When travelling here in China it is immediately noticeable that locals tend to spit anywhere and anytime. Apart from it being really unhygenic it is a common custom practiced allover. The pollution being extremely bad from motor vehicles and northern dust storms it doesn't take long to suffer from its affects. The constant sounds of locals clearing their throats and noses takes a bit of getting used to. Apparently this is a common practice and the local authorites are doing their best to alleviate the problem with signs now asking people not to spit!! These are a legacy from the Olympic games I was told. So be careful where you walk...I even saw a man spitting on the train..!!!
If you are a traveler who is going to join a tour I am not worried about you because I know you will have your fixed meals settled beforehand. Besides, your chances to buy something to eat will be few because you won't have any freedom at all to be fooling around, specially in Beijing where the tour guides won't let you wander by yourself.
If you are an independent traveler, yes, I am a little worried, however, I will share with you only two rules of thumb.
First, if you are hungry and you want to eat stick to hot stuff, don't buy cold food.
Second, check the place where you want to eat. Are there any customers inside? Well, if there is nobody it might be because the food there is not that good, so, nobody comes.
Never judge things by its appearance, especially in Beijing. You might find a very charming and well decorated restaurant to eat but the food turns out to be simply terrible.
On the other hand, there are hundreds of small family-run cubicles that offer some of the best food of Beijing. Many foreigners are afraid to enter these places because customers are only locals and the places themselves are kind of worn-out. However, if there are lots of people inside and you even have to queue, then, I will assure you that the food must be great.
Finally, you do keep in mind two things.
- Always stick to hot food.
- Eat in places that have lots of customers.
P.S. Buying cakes won't be a major concern, but once again, remember, buy them in places that are popular and you see lots of people inside buying. Avoid buying creamy coloured pastry.
Business is fierce and there are lots of people out there eager to make big money, the quicker the better, about consumer safety who cares? If those unscrupulous are caught I have no doubts that the Chinese inspectors and the police will be tough on them. If they are not caught, well, it must be you the one who has to be careful.
Buying products in the large supermarkets will be safer. However, do remember, when buying any stuff check first the expiry date, then the pack's appearance, its color, well, if you feel something strange about it just don't buy it, go to the next supermarket.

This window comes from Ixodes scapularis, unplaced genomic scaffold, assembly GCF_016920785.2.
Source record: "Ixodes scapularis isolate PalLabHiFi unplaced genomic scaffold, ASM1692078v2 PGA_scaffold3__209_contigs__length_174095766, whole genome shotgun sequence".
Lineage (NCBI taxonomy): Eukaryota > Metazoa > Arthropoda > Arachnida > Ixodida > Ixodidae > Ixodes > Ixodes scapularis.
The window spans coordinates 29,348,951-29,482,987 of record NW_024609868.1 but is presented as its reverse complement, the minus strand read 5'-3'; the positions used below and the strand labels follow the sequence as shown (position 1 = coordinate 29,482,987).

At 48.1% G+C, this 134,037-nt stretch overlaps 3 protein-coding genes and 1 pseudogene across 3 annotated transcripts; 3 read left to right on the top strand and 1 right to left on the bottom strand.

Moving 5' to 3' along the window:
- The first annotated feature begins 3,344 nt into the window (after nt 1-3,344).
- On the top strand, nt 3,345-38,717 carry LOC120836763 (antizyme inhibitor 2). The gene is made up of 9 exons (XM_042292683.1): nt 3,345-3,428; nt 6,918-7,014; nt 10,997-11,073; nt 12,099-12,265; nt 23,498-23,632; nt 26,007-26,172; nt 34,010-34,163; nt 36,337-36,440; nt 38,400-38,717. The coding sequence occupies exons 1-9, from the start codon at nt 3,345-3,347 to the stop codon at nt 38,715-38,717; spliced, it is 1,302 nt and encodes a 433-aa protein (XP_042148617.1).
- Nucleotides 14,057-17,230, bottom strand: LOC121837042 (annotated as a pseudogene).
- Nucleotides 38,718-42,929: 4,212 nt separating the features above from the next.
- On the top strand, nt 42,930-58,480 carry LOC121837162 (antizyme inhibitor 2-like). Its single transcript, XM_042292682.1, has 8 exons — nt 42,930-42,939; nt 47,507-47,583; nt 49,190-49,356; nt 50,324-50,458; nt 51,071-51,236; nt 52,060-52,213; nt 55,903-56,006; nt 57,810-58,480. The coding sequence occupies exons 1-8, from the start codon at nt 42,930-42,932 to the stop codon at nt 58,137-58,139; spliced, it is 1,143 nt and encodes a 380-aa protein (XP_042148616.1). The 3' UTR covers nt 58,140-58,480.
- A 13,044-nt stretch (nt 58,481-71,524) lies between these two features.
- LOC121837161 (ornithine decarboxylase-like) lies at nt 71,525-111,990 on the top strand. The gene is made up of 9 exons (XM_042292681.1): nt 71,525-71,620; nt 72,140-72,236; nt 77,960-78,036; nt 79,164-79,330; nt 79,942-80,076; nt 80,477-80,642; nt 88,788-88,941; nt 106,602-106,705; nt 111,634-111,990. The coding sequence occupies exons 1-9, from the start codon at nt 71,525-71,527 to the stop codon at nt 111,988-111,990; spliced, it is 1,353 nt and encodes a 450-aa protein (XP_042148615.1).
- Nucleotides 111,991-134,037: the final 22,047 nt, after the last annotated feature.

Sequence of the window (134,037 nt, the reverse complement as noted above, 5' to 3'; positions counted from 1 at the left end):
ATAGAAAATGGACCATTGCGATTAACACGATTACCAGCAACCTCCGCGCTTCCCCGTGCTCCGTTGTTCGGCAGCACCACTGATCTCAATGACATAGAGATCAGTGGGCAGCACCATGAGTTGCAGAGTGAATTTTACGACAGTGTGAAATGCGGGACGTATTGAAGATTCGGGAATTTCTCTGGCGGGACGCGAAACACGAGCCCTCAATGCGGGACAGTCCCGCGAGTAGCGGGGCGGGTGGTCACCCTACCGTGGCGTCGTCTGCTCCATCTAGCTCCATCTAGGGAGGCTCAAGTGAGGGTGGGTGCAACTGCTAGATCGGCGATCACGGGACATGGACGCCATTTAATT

By the way, pay attention if the expiry date is a small sticker, if so you then be careful because it might be overlapped on the "really" expiry date.
Be warned that the tap water in Beijing is not good for drinking. Contains quite a bit of colioform bacteria which give you a bad stomach. You may ask what about all the 13 million locals? Now, they don't drink cold water, they boil it before putting it to their lips, even if they don't put green tea leaves in it.
In upmarket hotel rooms they provide you with bottled water for your teeth brushing and as anight cap.
Don't say I didn't tell you!
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in Beijing , China, Aisa , & all over the world has it, The key poin to control "SARS" is earlier prevention,identification,diagnosis&treatment.
**if u have got fever,cough,and doubt to be infected with "SARS" during u travel Peking,pls don't heistate to make the decision in a hospital if u should see a doctor.
Phone: 010-64274209 (chinese)
I did not get any shots or anything before I went. Everyone else in my party was a lot smarter. Hepatitis is not fun, or so I have heard, so plan ahead and get the shots. It may require a few months to take full effect and may require a few inoculations. I ate streetfood and did all kinds of other stupid things without contracting anything that I know of, but do be careful. Apart from that I felt that the areas I visited were fine, mostly cities, Beijing and Xian. May be a lot different in the country side.
In more expensive restaurants you will be given the ornate plastic chopsticks which will have been washed in some way but, I never use them. In regular restaurants you will get a wooden pair which will be joined together and you must break them apart to eat with them. NEVER use single wooden chopsticks, wood chopsticks are for one use only and the reason you have to break the pair is to ensure that they have not been used before. Check out the Oriental Food site for more info.
Watch out for 'homemade ice cream' in the summer. It will have been watered down and refrozen. Ice lollies can also be just local water with colouring etc. Walls Ice cream operates in China so you'll find a number of shops selling Cornettos etc.
Some of the 'bottled water' appeared to be suspect. I bought a couple of bottles, but saw that there was some rust resting inside the bottom of one bottle and the other bottle had a half-inch long wood chip floating in it! Definitely drink ONLY bottled water, but even then inspect it carefully before drinking.
Hot pot is “a traditional Chinese dining” according to one of my Asian friends. However, when you are served the raw meat and vegetables, make sure that you boil it really well. (Longer than you think you need to--in order to avoid food poisoning, diarrhea, etc.). An after-dinner massage is the best part!
Only a few hotels can offer quality tap water. It is advised to have flasks of hot and cooled boiled water in the room. Bottled mineral water is widely available.